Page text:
Books on GIF #53 — 'The Violins of Saint-Jacques' by Patrick Leigh Fermor

Hello everyone!

This Sunday's book is 'The Violins of Saint-Jacques' by Patrick Leigh Fermor. 
Not going to take up much of your time this week, guys. But first a word of warning: I can't really review this book without giving away much of the plot. So if you don't want spoilers, stop here and catch me next week. The narrator, an Englishman traveling through the Greek islands, encounters an elderly French woman, Berthe, while on a stopover. They get to talking, and before long it's siesta time. She offers him a room to nap, and inside it he sees a painting made by Berthe of an island in the Caribbean with a volcano. He asks her about it, saying he had been in the area on a previous voyage. Berthe tells him about her early life on the island in the painting, Saint-Jacques. Her descriptions, with additional information from the narrator, conjure the lush world of the fictitious island during the late French-colonial period. There is so much world building in this little novel that it almost felt like there wasn't going to be a plot. As Berthe's recollections went on and on, I wondered: 

Midway through the book comes the set-piece drama. Berthe describes a gala thrown by the local count. She goes scene by scene through every stage of the event, until she recalls finding a note left by her friend Josephine, who reveals her intention to flee to France that night to elope with an undesirable gentleman who may already be married. Berthe and two other men give chase, hoping to catch Josephine before she sets sail. They spy the light of a boat anchored offshore, and assuming that's where Josephine has gone, they jump in another boat and row out to meet it. But, she isn't there. Suddenly, there's a terrible noise. They look back to the island. They see:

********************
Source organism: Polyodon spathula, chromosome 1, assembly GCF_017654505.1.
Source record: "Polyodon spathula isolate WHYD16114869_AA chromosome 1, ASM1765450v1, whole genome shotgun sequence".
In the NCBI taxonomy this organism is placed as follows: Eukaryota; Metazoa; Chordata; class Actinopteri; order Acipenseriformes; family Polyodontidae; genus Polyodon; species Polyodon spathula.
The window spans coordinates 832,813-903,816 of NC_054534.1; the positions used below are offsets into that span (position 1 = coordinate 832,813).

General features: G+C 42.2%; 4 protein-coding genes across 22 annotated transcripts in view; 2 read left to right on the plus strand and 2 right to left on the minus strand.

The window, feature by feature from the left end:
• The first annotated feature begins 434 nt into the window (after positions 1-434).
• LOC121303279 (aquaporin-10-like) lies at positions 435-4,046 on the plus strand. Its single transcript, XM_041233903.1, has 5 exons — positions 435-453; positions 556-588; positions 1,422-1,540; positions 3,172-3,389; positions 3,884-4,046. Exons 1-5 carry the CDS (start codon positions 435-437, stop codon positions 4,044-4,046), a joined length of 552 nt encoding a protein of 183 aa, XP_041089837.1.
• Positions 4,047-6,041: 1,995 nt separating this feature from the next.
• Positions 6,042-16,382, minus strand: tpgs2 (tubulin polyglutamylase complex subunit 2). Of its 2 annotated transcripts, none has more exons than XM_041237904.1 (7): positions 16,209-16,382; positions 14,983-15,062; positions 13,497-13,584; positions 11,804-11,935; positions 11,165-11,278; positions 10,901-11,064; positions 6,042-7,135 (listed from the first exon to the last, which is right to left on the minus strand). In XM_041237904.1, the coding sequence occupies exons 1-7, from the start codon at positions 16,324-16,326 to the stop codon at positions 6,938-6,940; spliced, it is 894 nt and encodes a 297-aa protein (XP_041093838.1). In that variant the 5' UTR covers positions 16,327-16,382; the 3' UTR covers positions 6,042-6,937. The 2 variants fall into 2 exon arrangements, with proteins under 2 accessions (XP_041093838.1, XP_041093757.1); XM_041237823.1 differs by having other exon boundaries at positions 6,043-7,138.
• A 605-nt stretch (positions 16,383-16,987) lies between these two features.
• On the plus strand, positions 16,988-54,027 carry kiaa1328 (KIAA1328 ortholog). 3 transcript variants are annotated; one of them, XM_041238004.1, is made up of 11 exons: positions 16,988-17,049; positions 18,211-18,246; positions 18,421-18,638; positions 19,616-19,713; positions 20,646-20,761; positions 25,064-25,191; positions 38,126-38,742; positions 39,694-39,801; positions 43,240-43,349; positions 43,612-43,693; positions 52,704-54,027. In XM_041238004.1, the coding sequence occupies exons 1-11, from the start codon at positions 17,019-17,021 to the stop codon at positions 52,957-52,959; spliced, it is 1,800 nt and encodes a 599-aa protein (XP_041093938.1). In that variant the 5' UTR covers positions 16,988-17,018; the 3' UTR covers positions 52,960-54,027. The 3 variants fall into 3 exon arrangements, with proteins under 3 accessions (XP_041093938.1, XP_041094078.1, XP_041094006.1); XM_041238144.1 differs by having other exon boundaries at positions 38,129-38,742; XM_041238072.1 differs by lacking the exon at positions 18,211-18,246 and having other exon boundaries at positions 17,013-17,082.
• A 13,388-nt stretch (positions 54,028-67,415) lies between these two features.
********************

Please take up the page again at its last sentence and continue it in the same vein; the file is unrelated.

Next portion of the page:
Everyone on the island is killed as it suddenly sinks into the sea following the volcanic blast. I didn't see that coming! I mean, there were some rumbles from the volcano earlier in the book (that, of course, no one paid attention to), but I did not expect mass annihilation. Then at the end of the book, there was a touching moment between Berthe and the narrator where the 'violins' are explained, and the story clicks together perfectly. All that world building had a purpose. It felt as if the author was going: 
So what I thought was going to be a boring book that I'd pan turned out to be pretty good. It reaffirmed my belief that you should always try to read a book all the way to the end because otherwise you could miss gems like this. It also reaffirmed the fact the future is always uncertain. One minute you're at a ball having a good time, and the next you're being chased by lava. 

My rating:

'The Violins of Saint-Jacques' by Patrick Leigh Fermor was originally published in Great Britain by André Deutsch Ltd. and John Murray in 1953. It was published by The New York Review of Books in 2017. 139 pages. 

What's next? In the coming weeks I'll review 'A Gentleman in Moscow' by Amor Towles, 'Avid Reader' by Robert Gottleib and 'Living' by Henry Green. 

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Thanks for reading!*


* Thanks especially to Donna for copy editing this review! Welcome back!